…and they’re amino acids.
If you’ve taken a basic biology course, you probably remember your professor
stressing the fact that our bodies – these wondrous machines – are made of proteins.
And those proteins come from amino acids, these little building blocks all strung
together to produce said proteins, which in turn create pretty important stuff like
your skin, eyes, heart, intestines, bones, and, our favorite: muscle. They’re also
exceptionally important for processes involving energy, recovery, mood, brain
function, and again, our favorite: muscle and strength gains, as well as fat loss.
And if you’re in the body building world, or don’t live under a rock, you’re probably
aware of the importance of and obsession with protein for building muscle. So since
amino acids make up these powerful proteins, I guess you can say they’re pretty
important to get in your diet.
Essential vs. Non-Essential Amino Acids
All amino acids are important, even though calling a group of them “non-essential”
doesn’t seem very nice. If you’ve heard of these categorizations for amino acids, what
they simply mean is that essential amino acids are ones our bodies do not make from
food, so therefore, they must come from food and supplementation. Non-essential
amino acids aren’t ones we don’t need, but rather, they are readily produced in our
bodies and we don’t have to seek outside resources to get them.
There are 9 essential amino acids:
histidine, isoleucine, leucine, lysine, methionine, phenylalanine, threonine,
tryptophan, and valine. That means you have to find a way to get these 9 compounds
in your body somehow in order to grow those muscles.
A great way to make sure you’re getting these essential amino acids is through adding
a supplement powder to your water before, after, or even during your workout.
Here are the benefits you can count on getting from supplementing these 9 crucial
Histidine: Growth and repair of all tissues in the body relies on histidine. This amino
acid is known for maintaining and producing a type of support cell for nerves called
oligodendrocytes. We know that nerves transmit information in your body and
brain, so they’re pretty important. Oligodendrocytes are cells that provide a
protective sheath, also known as myelin, around your nerves to make information
transmission speedier and better.
Isoleucine: If you’re looking for enhanced endurance and the healing/repairing of
muscle tissue, look no further than isoleucine. This amino acid is exceptionally
important for maintaining energy levels and promoting repair after a strenuous gym
Leucine: Leucine will help regulate blood-sugar levels, assist in the growth and repair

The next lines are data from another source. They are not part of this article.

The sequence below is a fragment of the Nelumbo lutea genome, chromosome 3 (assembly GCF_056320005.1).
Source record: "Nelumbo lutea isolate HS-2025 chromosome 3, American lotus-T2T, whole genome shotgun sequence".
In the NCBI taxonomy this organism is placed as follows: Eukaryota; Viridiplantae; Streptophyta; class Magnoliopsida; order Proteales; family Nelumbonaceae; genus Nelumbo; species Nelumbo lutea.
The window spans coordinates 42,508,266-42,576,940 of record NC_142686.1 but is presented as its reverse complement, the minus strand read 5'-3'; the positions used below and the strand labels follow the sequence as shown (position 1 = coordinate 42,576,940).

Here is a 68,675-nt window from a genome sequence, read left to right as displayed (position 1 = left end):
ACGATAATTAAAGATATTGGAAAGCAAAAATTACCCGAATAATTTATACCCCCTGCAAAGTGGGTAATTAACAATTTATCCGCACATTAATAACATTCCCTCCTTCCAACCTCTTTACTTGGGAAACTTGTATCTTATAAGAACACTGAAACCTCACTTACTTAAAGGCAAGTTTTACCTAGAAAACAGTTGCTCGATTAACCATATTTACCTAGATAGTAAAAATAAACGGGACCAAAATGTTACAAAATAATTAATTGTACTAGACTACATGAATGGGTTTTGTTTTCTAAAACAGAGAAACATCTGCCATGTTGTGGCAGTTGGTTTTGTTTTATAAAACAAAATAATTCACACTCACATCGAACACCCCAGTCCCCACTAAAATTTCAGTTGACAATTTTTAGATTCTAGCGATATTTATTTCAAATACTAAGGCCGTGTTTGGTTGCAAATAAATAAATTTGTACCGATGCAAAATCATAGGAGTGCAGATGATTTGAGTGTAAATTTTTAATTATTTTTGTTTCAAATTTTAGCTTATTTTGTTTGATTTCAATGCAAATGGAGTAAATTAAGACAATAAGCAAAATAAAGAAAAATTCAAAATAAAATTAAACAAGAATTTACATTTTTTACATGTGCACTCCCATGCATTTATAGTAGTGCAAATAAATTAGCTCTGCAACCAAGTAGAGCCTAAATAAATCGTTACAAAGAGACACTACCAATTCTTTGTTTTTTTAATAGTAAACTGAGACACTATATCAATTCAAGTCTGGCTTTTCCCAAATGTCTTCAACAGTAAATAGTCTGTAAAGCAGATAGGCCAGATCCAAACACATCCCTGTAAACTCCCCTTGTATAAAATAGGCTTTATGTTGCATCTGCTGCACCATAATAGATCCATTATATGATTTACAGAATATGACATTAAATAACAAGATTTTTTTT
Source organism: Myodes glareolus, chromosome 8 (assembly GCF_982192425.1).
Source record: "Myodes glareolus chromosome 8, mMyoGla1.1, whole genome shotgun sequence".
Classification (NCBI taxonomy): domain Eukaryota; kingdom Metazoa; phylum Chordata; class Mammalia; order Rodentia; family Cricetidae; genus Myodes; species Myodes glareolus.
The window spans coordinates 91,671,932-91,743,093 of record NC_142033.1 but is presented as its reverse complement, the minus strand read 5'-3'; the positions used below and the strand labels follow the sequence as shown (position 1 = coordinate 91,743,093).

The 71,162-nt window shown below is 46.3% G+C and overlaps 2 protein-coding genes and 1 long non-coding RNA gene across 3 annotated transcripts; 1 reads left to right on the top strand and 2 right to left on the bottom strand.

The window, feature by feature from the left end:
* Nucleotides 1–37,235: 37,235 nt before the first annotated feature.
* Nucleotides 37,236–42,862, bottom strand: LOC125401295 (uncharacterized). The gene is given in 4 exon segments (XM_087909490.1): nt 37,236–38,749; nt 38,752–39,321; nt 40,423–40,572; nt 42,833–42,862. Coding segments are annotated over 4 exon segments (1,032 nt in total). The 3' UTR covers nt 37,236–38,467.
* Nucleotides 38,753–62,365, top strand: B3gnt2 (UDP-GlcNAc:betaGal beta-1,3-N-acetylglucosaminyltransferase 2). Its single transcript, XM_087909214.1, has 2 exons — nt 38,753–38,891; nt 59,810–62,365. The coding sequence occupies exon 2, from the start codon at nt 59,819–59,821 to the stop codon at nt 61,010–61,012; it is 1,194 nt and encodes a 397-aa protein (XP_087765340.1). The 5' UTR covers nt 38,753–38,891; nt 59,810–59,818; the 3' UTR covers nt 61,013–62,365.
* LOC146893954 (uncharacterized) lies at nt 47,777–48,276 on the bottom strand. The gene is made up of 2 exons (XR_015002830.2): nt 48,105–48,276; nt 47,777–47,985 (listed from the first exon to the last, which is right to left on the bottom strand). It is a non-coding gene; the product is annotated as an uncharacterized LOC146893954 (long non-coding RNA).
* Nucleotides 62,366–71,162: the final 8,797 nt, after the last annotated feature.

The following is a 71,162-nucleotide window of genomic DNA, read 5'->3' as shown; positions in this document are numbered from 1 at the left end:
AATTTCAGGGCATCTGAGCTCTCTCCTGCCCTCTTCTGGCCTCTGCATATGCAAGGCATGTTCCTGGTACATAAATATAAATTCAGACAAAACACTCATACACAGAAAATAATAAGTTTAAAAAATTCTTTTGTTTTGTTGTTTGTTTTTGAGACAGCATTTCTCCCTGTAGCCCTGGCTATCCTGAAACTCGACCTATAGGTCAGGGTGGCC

of tissues in your skin, bones, and muscle, and also plays a major role in healing
wounds. Perhaps one of the best parts of leucine is that it helps make sure your
muscle tissue does not get broken down – something us fitness folks are constantly
Lysine: Lysine is extremely essential when it comes to growth and development in
the body. It plays a key role in calcium absorption, which in turn results in bone and
muscle growth, on top of fat metabolism for energy usage. Lysine also helps with
maintaining lean body mass, combats fatigue and overtraining, and helps your body
build new muscle protein. It is also needed to produce things like antibodies,
hormones, enzymes, collagen, and other compounds that will help you repair
damaged tissue from a hard training session.
Methionine: Methionine helps your body breakdown and use fats, therefore boosting
your testosterone rate. Sounds pretty awesome, right? This compound will get rid of
any excess fat from your bloodstream, reduce fat tissue in your body, and helps with
Phenylalanine: This amino acid is shown to give you a little mood-boost, can amp up
your motivation, and can improve memory. It also increases levels of certain
neurotransmitters like epinephrine, norepinephrine, and dopamine, which help with
making sure your nervous system operates at the highest possible level.
Threonine: Formation of two essential binding substances of the body, collagen and
elastin, comes from threonine. This compound will also provide you with better
immune system functioning, proper protein balance, and perhaps most importantly,
it will help you absorb other nutrients even better.
Tryptophan: Yes, this is the commonly believed culprit for that post-Thanksgiving
turkey slumber you’re so inclined to take. It’s not entirely true, but tryptophan can
help with sleep and even act as an anti-depressant.
Valine: This amino acid also helps with the repair and growth of muscle tissue…are
you sensing a trend here? There’s a reason these amino acids are “essential” –
especially for bodybuilders and avid gym-goers.
Add BCAA’s to your supplement regimen, and reap the muscle building fat loss benefits.